What Is Russian Imperialism?

July 12, 2022
What should we know about Russian imperialism? Vera Tolz, professor of Russian studies at the University of Manchester, explains.

Key points — in our brief

  • Putin's ideologists depict the Russian national state within the borders of the Russian Empire. They believe that the Russian empire IS the nation state.
  • Russian imperial state is going back to Peter the Great or even the conquest of Kazan. The remnant of the Mongol empire in the late 16th century was a land-based empire with an authoritative system of rule.
  • In the 19th century, there were two imperial approaches in Central/Eastern Europe. Habsburgs' approach was to neutralize demands of non-German speaking minorities by giving them greater autonomy. Russian approach was to remove elements of autonomy of non-Russians.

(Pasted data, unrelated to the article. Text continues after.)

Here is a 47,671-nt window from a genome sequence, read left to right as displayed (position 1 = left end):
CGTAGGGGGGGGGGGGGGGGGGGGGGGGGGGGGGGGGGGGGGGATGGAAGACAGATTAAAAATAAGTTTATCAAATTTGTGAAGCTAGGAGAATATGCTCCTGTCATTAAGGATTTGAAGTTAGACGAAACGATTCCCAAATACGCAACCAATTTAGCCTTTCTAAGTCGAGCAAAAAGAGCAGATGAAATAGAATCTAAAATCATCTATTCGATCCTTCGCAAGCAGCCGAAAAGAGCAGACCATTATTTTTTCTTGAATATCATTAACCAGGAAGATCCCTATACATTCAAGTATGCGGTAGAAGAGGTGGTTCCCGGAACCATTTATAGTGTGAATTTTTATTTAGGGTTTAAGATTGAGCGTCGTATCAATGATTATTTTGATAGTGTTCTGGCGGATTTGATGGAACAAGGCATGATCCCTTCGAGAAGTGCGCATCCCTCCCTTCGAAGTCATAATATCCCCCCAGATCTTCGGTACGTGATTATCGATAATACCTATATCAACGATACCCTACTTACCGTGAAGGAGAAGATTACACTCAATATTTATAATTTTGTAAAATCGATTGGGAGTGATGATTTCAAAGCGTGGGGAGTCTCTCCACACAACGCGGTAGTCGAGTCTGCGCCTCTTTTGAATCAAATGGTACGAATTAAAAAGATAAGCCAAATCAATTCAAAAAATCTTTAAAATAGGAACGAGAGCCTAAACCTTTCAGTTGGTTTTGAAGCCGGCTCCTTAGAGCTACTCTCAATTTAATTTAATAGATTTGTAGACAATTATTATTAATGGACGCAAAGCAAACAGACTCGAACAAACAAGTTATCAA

Without other Slavic people, incl. Ukrainians, ethnic Russians constituted a minority in the Russian empire. Therefore, they needed an idea of a "greater" Russian nation, which would encompass Russians, Ukrainians and Belarussians.

  • The important point in the understanding of Russian nationalism is that the post-1991 Russian Federation is a fragment of the empire rather than a nation-state.
  • The war in Ukraine is justified by the Kremlin with the rhetoric of the mid-19th century: "wherever the Russian imperial flag has ever been raised once should remain the Russian territory forever".
  • Russian political and media establishment rejects the very possibility of critically assessing the Russian cultural legacy. Putin uses Dostoevsky's ideas of the Russian messianic role in the world.

Conclusion: Russian culture and history should be studied critically; approaches of the imperialism and colonialism studies should be applied to Russian culture and literature, as they are applied to the Western ones.

This material was prepared with financial support from the International Renaissance Foundation.

Learn more by listening to the full episode of our podcast:

Vera Tolz
Professor of Russian studies at the University of Manchester